The best way to determine the most appropriate loan for your business is to consider your needs. A good example is when you are starting a new business, personal loans and credit cards are more likely to be approved because lenders are usually not keen to offer business loans to startups since they have yet to establish a record of success.

While an already established business that needs flexible funding for its daily expenses stands a good chance of benefiting from a business line of credit, if you are expanding an already established business or adding a new branch, traditional loans, and government-backed SBA loans might be your best options. 

An equipment loan is your best bet for business owners looking to buy equipment, machinery, or software. 

Once you can identify your business capital need, it will become easier to pick the best lending options available. Our business attorneys at Generations Law Group have decades of experience helping Idaho business owners through these very questions, and we’re happy to work with you, too.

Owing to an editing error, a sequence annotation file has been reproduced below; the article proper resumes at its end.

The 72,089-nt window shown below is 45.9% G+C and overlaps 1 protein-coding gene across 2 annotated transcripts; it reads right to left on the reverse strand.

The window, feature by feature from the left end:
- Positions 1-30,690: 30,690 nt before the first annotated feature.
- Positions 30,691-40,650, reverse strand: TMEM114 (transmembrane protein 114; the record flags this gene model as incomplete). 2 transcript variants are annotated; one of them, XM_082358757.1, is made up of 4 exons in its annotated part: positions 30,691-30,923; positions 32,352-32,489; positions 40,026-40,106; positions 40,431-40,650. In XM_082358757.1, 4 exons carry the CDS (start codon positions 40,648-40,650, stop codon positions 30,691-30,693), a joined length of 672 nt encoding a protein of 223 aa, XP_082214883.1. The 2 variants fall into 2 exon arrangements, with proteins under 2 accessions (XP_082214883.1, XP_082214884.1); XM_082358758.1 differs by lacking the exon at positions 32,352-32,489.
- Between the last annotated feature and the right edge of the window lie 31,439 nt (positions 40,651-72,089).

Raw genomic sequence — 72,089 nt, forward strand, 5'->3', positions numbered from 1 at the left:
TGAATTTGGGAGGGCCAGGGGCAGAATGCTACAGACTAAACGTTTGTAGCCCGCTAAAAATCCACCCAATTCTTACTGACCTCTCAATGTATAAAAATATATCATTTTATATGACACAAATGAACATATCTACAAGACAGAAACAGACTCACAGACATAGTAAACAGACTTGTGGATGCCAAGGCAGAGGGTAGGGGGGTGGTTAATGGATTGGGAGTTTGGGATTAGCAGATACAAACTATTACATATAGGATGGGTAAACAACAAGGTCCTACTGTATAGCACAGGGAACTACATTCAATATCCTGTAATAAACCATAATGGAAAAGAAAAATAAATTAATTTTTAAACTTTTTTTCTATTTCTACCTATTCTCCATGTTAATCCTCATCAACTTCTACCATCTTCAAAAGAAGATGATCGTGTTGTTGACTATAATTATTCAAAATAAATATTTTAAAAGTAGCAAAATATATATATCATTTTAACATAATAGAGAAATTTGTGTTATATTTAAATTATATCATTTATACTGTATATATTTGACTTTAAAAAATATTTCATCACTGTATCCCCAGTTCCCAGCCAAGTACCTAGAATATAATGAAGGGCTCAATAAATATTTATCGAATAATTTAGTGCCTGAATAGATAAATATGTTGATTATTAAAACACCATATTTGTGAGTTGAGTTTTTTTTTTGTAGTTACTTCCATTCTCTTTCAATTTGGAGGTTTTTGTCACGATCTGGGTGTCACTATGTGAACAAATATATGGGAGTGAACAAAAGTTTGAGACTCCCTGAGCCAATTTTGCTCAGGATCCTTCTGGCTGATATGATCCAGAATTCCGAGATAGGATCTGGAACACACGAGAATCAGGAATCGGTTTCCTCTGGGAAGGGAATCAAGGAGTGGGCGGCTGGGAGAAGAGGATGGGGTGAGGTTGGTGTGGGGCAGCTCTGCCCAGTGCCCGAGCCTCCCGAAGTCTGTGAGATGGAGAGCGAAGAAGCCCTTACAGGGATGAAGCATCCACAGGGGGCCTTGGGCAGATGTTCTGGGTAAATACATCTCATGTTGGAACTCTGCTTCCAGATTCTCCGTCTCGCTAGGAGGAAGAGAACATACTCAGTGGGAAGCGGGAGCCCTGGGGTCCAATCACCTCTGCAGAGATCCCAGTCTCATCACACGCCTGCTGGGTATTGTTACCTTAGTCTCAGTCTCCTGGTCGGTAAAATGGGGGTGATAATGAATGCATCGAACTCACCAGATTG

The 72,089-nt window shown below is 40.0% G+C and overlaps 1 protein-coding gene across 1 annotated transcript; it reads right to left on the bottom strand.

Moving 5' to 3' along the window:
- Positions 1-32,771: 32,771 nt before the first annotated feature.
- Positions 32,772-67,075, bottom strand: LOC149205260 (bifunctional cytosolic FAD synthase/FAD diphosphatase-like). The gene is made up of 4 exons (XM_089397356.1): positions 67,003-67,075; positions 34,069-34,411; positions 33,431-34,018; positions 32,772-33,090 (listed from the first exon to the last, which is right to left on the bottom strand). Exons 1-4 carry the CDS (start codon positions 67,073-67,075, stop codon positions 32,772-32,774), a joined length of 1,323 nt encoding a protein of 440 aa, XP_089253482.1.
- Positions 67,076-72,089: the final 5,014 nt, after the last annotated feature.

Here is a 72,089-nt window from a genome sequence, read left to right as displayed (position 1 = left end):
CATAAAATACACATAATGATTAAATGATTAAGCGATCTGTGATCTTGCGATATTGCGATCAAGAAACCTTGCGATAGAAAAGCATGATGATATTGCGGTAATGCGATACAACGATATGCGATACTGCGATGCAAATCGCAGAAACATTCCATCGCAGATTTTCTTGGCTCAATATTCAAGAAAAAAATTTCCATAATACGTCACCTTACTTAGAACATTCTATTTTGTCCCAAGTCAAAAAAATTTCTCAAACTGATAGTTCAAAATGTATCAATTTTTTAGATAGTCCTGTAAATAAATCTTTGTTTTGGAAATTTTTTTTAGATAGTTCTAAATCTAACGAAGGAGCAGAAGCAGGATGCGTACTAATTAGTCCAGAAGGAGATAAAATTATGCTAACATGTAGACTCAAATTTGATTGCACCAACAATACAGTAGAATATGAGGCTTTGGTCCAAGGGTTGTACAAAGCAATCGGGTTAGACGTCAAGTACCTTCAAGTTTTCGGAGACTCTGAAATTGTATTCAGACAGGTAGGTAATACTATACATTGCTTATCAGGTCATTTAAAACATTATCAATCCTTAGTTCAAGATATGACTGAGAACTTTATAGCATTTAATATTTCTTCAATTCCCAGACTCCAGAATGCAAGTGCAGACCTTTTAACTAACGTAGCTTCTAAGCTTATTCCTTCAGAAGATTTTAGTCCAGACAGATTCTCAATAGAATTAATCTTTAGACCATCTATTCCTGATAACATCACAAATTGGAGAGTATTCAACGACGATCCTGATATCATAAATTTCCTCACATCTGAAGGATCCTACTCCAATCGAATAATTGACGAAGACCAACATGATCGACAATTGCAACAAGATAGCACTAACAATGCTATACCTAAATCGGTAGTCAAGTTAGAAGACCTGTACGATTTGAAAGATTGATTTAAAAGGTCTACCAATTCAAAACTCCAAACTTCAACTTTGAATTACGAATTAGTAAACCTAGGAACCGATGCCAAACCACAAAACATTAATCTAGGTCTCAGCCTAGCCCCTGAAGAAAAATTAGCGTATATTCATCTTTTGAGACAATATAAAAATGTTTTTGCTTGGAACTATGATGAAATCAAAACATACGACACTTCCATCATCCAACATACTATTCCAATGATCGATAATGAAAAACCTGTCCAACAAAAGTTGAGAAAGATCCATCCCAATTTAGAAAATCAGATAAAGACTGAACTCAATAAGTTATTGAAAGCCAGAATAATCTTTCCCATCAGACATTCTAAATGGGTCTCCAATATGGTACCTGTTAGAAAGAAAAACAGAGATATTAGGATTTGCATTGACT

What Will Be My Loan Amount?

Different lenders offer different loan amounts.

The average amount for a business loan is approximately $600,000 to $700,000. The best way of handling this is to look at your average loan amount by lender type; this way, you will be able to narrow down your available options for funding. 

ValuePenguin breaks it down into loan size and lender type:

  • Small national or regional banks: $146,000
  • Large national bank: $593,000
  • Alternative lenders: Between $50,000 and $80,000 (but as low as $5,000 and up to $200,000)

The SBA has the full data for small business loan size; the data shows that if a lender has an asset of up to $50 billion or more, it should be able to provide most small business loans, holding more than 76 percent of them.